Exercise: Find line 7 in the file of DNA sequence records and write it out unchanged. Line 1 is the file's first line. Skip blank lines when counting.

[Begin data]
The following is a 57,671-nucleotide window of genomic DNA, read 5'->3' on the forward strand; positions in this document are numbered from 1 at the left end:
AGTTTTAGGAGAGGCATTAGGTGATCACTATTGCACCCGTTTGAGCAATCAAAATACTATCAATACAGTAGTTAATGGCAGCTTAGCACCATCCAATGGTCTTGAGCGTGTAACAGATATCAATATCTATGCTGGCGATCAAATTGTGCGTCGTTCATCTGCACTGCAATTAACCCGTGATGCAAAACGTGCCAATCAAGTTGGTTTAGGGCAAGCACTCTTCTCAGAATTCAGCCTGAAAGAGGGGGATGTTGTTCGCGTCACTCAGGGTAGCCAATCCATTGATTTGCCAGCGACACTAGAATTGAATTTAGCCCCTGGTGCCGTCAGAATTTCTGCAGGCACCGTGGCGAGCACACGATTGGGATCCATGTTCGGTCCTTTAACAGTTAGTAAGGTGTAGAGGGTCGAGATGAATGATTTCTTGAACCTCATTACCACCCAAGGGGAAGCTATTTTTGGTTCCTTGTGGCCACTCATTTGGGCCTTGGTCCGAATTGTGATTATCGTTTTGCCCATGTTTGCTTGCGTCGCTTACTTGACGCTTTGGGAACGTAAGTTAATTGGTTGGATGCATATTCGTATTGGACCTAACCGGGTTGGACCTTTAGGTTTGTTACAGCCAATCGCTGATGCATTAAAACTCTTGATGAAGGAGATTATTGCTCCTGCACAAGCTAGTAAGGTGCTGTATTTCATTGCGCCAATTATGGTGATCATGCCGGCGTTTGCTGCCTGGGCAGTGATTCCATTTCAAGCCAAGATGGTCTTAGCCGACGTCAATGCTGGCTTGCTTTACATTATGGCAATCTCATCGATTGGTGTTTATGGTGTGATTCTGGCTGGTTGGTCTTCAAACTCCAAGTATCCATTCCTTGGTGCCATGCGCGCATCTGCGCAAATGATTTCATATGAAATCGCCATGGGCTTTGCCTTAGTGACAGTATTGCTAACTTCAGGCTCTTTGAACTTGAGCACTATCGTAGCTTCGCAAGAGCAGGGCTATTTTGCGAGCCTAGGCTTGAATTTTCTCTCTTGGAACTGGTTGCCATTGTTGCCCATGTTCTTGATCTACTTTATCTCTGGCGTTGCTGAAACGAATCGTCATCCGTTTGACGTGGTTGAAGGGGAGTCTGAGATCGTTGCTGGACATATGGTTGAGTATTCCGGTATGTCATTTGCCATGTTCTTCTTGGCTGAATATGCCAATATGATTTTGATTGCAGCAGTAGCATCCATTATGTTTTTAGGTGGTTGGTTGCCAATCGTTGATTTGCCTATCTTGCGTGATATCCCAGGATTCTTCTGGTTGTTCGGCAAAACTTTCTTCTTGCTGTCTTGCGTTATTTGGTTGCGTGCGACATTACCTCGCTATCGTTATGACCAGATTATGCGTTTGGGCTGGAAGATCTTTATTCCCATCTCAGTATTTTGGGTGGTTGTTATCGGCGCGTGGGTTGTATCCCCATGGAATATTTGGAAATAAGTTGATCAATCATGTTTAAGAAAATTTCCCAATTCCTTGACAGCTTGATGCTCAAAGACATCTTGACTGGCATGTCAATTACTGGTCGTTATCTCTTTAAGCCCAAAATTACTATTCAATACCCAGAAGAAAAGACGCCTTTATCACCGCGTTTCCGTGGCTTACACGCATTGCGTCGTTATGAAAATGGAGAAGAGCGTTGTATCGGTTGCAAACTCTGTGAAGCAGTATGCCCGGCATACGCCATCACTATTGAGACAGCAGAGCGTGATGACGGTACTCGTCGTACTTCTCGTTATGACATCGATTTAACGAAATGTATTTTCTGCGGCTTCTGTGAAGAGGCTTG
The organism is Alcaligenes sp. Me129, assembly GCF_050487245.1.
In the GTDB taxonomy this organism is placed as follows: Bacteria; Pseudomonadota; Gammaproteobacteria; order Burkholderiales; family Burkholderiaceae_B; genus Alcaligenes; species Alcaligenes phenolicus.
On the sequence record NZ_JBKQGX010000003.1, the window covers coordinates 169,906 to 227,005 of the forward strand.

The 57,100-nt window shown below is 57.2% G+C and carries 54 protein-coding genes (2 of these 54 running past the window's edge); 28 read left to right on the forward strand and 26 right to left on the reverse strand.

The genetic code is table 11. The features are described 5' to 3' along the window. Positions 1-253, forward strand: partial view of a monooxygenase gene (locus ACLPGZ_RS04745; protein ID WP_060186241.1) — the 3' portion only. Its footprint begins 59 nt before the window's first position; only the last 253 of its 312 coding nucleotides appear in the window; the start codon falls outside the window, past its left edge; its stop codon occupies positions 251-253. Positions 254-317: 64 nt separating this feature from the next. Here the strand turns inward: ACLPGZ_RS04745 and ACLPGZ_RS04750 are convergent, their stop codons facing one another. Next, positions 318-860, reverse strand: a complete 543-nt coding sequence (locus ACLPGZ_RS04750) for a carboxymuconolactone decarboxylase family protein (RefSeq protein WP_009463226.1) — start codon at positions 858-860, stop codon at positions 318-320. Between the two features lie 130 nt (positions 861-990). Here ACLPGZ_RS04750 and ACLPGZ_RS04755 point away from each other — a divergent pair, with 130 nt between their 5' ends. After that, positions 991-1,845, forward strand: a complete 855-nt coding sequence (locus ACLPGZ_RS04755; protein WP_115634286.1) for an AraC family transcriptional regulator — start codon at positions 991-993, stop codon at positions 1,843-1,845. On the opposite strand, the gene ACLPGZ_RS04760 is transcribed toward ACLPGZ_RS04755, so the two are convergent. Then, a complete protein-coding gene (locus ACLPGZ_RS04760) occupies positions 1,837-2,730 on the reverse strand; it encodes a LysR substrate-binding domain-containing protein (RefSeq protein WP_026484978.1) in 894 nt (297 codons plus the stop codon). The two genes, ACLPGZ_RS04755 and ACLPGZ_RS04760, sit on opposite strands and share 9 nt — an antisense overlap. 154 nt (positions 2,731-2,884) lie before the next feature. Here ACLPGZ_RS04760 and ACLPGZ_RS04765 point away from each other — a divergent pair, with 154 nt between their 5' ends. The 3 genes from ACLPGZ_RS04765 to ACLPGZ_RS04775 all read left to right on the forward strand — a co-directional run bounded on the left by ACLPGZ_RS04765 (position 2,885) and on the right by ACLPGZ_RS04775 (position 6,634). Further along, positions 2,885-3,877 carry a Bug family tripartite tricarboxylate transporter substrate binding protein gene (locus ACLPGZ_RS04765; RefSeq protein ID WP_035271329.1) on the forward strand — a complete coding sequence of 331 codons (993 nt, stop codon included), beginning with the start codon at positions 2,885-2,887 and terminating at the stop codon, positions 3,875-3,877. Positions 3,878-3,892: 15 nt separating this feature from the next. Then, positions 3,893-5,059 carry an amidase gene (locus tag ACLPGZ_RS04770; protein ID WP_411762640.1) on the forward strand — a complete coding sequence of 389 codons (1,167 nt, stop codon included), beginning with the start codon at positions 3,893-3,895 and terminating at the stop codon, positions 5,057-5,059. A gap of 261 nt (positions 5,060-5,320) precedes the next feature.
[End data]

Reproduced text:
The genetic code is table 11. The features are described 5' to 3' along the window. Positions 1-253, forward strand: partial view of a monooxygenase gene (locus ACLPGZ_RS04745; protein ID WP_060186241.1) — the 3' portion only. Its footprint begins 59 nt before the window's first position; only the last 253 of its 312 coding nucleotides appear in the window; the start codon falls outside the window, past its left edge; its stop codon occupies positions 251-253. Positions 254-317: 64 nt separating this feature from the next. Here the strand turns inward: ACLPGZ_RS04745 and ACLPGZ_RS04750 are convergent, their stop codons facing one another. Next, positions 318-860, reverse strand: a complete 543-nt coding sequence (locus ACLPGZ_RS04750) for a carboxymuconolactone decarboxylase family protein (RefSeq protein WP_009463226.1) — start codon at positions 858-860, stop codon at positions 318-320. Between the two features lie 130 nt (positions 861-990). Here ACLPGZ_RS04750 and ACLPGZ_RS04755 point away from each other — a divergent pair, with 130 nt between their 5' ends. After that, positions 991-1,845, forward strand: a complete 855-nt coding sequence (locus ACLPGZ_RS04755; protein WP_115634286.1) for an AraC family transcriptional regulator — start codon at positions 991-993, stop codon at positions 1,843-1,845. On the opposite strand, the gene ACLPGZ_RS04760 is transcribed toward ACLPGZ_RS04755, so the two are convergent. Then, a complete protein-coding gene (locus ACLPGZ_RS04760) occupies positions 1,837-2,730 on the reverse strand; it encodes a LysR substrate-binding domain-containing protein (RefSeq protein WP_026484978.1) in 894 nt (297 codons plus the stop codon). The two genes, ACLPGZ_RS04755 and ACLPGZ_RS04760, sit on opposite strands and share 9 nt — an antisense overlap. 154 nt (positions 2,731-2,884) lie before the next feature. Here ACLPGZ_RS04760 and ACLPGZ_RS04765 point away from each other — a divergent pair, with 154 nt between their 5' ends. The 3 genes from ACLPGZ_RS04765 to ACLPGZ_RS04775 all read left to right on the forward strand — a co-directional run bounded on the left by ACLPGZ_RS04765 (position 2,885) and on the right by ACLPGZ_RS04775 (position 6,634). Further along, positions 2,885-3,877 carry a Bug family tripartite tricarboxylate transporter substrate binding protein gene (locus ACLPGZ_RS04765; RefSeq protein ID WP_035271329.1) on the forward strand — a complete coding sequence of 331 codons (993 nt, stop codon included), beginning with the start codon at positions 2,885-2,887 and terminating at the stop codon, positions 3,875-3,877. Positions 3,878-3,892: 15 nt separating this feature from the next. Then, positions 3,893-5,059 carry an amidase gene (locus tag ACLPGZ_RS04770; protein ID WP_411762640.1) on the forward strand — a complete coding sequence of 389 codons (1,167 nt, stop codon included), beginning with the start codon at positions 3,893-3,895 and terminating at the stop codon, positions 5,057-5,059. A gap of 261 nt (positions 5,060-5,320) precedes the next feature.